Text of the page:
A message from the Chair of the London Ambulance Service NHS Trust Board
As London begins its emergence from the greatest public health challenge in a century, and lockdown starts to ease across the nation to provide a small taste of the usual for us all during these unusual times, I have been thinking how important it is that staff are well supported.
Before the COVID-19 pandemic, on a busy day we would take around 5,000 calls into our 999 control centres. In March, there were many days when there were more than 11,000 people trying to contact us by calling 999. This was mirrored in our 111 services in north east and south east London.
We could continue to support Londoners when they needed us the most because every one of our nearly 8,000 staff and volunteers was pulling in the same direction. The combined effort of our frontline staff, the many hundreds who volunteered to join us, the teams who support those on the frontline, and the Chief Executive and his executive team was inspiring to see.
I met with the Trust Board of London Ambulance Service last week remotely and we again discussed how difficult the last three months have been for all our staff and volunteers and for all our NHS colleagues across the capital.
Since March, we have provided a whole raft of measures to support colleagues so that they can continue to fulfil their crucial role for us without additional pressures. When the transport network necessarily reduced in London, and when colleagues worried they might put at risk loved ones in vulnerable groups whilst they were still under the same roof, we provided emergency accommodation to hundreds of staff so that they could still work.
The many stories of those colleagues who, in order to keep working for us, had to leave their homes to protect vulnerable members of their household have been featured in the media in recent weeks: Couples newly engaged, but then separated for months. Parents celebrating their young children’s birthdays through a glass window. There are many, many more examples.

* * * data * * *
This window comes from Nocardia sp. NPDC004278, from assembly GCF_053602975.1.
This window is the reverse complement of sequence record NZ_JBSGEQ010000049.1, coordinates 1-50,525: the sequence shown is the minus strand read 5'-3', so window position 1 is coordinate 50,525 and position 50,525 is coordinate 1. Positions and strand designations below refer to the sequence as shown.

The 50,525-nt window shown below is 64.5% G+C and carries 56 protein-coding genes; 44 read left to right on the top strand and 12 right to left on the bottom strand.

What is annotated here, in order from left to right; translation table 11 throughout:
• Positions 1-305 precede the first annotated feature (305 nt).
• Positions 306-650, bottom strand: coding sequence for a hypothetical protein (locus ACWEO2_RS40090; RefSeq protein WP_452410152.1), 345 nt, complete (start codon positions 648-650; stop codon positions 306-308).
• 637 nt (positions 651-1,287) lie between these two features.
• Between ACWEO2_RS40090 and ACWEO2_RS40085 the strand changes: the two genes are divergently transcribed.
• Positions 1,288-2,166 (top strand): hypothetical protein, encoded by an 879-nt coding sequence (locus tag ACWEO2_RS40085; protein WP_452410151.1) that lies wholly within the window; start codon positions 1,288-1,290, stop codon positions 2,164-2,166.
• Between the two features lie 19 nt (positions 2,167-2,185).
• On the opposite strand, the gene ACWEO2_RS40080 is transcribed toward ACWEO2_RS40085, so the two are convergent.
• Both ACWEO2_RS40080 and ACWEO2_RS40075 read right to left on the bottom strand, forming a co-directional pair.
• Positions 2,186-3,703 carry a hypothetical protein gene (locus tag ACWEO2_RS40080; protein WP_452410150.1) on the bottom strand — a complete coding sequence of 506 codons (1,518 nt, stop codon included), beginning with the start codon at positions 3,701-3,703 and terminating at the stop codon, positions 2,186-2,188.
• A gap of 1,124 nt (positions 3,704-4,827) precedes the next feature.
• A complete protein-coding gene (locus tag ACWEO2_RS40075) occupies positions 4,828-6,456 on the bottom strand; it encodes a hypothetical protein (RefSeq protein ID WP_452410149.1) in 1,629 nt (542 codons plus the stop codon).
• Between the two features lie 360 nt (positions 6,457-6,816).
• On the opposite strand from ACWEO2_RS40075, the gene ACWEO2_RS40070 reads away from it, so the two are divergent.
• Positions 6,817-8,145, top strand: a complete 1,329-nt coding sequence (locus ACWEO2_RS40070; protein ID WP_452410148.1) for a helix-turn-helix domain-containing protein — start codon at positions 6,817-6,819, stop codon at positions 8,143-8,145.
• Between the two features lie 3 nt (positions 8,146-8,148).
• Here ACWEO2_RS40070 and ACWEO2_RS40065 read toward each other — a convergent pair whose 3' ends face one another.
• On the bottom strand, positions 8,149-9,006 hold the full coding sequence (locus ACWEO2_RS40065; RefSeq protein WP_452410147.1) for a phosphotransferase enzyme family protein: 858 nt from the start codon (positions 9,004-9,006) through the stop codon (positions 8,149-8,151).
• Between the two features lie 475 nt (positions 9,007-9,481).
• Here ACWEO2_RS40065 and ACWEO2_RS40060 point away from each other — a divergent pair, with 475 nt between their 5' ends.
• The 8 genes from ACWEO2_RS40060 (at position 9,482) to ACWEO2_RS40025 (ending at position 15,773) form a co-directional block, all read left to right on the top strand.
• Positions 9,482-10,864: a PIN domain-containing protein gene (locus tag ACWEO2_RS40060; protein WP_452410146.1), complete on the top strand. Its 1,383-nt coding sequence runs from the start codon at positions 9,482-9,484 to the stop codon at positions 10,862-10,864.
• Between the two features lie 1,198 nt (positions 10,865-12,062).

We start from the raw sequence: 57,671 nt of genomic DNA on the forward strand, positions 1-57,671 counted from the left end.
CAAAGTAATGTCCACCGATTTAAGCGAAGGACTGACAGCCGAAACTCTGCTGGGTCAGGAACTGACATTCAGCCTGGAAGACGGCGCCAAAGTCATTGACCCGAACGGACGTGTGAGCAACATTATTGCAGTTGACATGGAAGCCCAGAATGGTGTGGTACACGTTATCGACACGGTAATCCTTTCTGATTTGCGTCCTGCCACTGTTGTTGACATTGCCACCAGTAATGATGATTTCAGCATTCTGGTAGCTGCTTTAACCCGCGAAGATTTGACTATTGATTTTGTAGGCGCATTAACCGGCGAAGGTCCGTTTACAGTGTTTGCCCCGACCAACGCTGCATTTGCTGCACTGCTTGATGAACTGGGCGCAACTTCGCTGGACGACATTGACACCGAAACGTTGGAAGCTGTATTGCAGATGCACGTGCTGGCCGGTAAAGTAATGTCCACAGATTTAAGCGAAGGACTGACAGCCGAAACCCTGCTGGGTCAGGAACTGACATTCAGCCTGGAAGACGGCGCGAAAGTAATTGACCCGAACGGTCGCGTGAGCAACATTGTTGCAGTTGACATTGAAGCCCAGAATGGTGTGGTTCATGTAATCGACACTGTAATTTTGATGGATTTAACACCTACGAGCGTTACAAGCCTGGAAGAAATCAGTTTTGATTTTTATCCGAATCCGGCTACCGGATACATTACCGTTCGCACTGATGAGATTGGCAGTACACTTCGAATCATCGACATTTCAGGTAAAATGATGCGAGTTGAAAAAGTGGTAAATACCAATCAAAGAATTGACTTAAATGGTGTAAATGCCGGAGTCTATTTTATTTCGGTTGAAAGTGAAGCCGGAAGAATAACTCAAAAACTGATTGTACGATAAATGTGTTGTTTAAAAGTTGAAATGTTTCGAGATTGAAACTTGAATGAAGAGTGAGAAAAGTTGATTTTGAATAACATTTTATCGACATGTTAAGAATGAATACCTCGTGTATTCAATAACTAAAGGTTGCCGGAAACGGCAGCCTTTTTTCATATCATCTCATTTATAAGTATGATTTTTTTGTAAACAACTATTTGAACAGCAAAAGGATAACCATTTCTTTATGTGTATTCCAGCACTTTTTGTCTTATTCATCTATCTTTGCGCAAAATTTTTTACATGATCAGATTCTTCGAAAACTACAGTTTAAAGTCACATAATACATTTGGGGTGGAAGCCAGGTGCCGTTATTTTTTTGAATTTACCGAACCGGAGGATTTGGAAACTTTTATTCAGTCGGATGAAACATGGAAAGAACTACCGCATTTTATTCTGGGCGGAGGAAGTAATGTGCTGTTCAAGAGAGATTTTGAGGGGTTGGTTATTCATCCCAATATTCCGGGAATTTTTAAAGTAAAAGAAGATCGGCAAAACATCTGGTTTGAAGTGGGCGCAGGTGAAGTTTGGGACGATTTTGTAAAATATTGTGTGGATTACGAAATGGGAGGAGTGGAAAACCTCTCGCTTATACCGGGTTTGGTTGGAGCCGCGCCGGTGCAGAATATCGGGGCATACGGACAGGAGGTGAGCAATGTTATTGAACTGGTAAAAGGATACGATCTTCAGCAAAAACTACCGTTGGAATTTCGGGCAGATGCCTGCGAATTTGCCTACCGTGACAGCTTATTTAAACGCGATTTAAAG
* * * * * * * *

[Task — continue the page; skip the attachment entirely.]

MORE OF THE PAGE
When colleagues were working around the clock, we provided them with food donated to us by many businesses and community groups so that they could have lunch and dinner despite the fact that all the sandwich shops and restaurants are shut. The generosity and thoughtfulness of communities across London has been heart-warming.
We were inundated with offers from members of the public to volunteer to support our frontline clinicians. We’ve met pilots and musicians who, while they are unable to work, have been responding to patients full-time as volunteer emergency responders.
I am particularly humbled by the colleagues who have taken on the role no one wants ever to have the need to accept, that of a family liaison officer, when a much-loved colleague has passed away. We have lost seven people since the start of the coronavirus pandemic – not all of them to the virus, but each just as sad as the next. To their families, colleagues and friends I offer mine and the Board’s condolences at this extraordinarily difficult time.
The way we very quickly adjusted and adapted our working practices to respond to coronavirus was remarkable. What struck me most was that so much of what we have needed to do, how we have needed to behave so that we could provide our lifesaving services to those that needed us was temporary; and there is much we want to keep once we are mercifully free of this pandemic.
At a recent virtual meeting of our staff and volunteer advisory group, colleagues agreed that the wellbeing of our staff is paramount, and that it is achieved by staying focussed on our people. Our organisation is as strong as it is because of our people.
I am delighted that during the response to COVID-19, we have established a system that allows managers to be available to talk to more crews starting and finishing their day’s work, and virtual mess rooms are popping up so staff can get together remotely to talk about the things that are concerning them or even just to chat to stay connected. These are just a couple of examples of measures brought in to respond to the coronavirus pandemic that we will keep: those focussed on the wellbeing of our people, our most vital resource.
From today, we can finally enjoy long awaited meetings with loved ones thanks to our efforts to observe the lockdown. I would like to take the opportunity to thank all my London Ambulance Service colleagues for everything they have done and continue to do, and everyone who has supported us during these unprecedented times.
Heather Lawrence OBE
Chair of London Ambulance Service NHS Trust Board